An installation of busts pays homage to an artist’s classmates of 40 years ago, blending personal reminiscence with historical and cultural reflection.
A sculptor constructs agglomerations of unrelated slip-cast objects in experimental combinations in order to encourage a sense of mystery and creative exploration, both in the making process and the finished work.
A field of blooming cotton under a blue sky can be dazzling, even
disorienting as its snowy appearance conjures associations radically at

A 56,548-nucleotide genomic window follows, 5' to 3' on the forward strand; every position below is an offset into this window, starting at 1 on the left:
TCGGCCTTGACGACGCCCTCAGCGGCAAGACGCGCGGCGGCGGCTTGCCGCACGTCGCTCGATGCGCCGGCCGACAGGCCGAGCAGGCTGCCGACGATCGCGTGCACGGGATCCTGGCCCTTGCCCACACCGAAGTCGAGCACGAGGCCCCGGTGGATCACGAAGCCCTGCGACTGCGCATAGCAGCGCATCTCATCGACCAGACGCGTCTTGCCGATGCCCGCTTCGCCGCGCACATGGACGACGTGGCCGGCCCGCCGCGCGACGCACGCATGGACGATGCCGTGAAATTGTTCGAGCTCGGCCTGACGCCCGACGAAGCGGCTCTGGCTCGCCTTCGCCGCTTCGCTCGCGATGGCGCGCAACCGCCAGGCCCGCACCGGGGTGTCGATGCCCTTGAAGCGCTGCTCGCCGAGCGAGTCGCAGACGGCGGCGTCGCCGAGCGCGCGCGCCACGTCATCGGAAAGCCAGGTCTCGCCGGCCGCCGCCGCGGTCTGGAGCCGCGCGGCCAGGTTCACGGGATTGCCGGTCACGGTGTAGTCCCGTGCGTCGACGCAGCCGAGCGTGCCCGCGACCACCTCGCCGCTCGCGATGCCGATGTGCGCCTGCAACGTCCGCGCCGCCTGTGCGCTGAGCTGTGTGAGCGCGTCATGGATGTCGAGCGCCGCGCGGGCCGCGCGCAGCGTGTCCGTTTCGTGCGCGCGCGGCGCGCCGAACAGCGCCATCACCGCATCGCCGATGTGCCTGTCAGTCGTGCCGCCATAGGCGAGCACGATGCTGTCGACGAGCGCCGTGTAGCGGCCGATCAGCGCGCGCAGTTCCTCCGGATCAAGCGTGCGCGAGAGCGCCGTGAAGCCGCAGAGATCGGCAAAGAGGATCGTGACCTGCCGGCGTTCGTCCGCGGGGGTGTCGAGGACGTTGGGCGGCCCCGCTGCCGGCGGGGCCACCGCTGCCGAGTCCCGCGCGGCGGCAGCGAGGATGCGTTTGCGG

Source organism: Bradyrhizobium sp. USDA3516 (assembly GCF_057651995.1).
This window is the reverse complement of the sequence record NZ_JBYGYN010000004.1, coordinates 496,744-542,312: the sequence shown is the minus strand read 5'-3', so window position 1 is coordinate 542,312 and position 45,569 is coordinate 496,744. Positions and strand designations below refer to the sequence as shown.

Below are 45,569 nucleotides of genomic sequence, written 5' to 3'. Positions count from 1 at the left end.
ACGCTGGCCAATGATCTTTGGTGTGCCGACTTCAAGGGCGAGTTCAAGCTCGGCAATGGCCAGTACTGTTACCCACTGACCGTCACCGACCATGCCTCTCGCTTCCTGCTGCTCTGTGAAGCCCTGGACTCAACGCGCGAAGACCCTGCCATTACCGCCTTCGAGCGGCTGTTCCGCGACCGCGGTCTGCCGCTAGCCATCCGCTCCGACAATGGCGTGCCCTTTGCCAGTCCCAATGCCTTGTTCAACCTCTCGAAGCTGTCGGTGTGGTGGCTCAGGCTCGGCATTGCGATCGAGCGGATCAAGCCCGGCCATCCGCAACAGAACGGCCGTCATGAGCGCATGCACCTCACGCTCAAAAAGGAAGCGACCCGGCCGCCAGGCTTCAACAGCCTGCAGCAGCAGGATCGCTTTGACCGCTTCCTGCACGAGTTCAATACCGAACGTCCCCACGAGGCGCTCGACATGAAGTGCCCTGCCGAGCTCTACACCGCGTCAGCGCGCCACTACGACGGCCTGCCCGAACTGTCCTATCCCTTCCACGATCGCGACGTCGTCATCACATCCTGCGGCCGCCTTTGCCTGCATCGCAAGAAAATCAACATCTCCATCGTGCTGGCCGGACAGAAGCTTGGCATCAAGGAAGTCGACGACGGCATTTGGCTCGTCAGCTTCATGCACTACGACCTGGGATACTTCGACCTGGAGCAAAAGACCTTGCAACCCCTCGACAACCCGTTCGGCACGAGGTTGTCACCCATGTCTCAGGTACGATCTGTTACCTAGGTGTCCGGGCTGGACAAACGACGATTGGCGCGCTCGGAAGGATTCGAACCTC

odds with the dry heat of a summer day. This curious confounding of the
senses is perhaps only fitting, since cotton is enveloped by other,
more troubling, contradictions as well. Fleecy white cotton bolls are
visually and tactically among the most appealing of all natural forms,
and there is little wonder that an artist should find them formally
inspiring. To the eye, what could better exemplify purity?
Today, we bring you the work of Margaret Bohls who stretches the limits of porcelain to explore the ideas of expansion and restraint. Margaret’s vessels have the appearance of soft, cushy upholstery. They seem like they are being inflated from within. She achieves this effect by painstakingly creating each bulge in her slab building process, which author Glen R. Brown elaborates on below.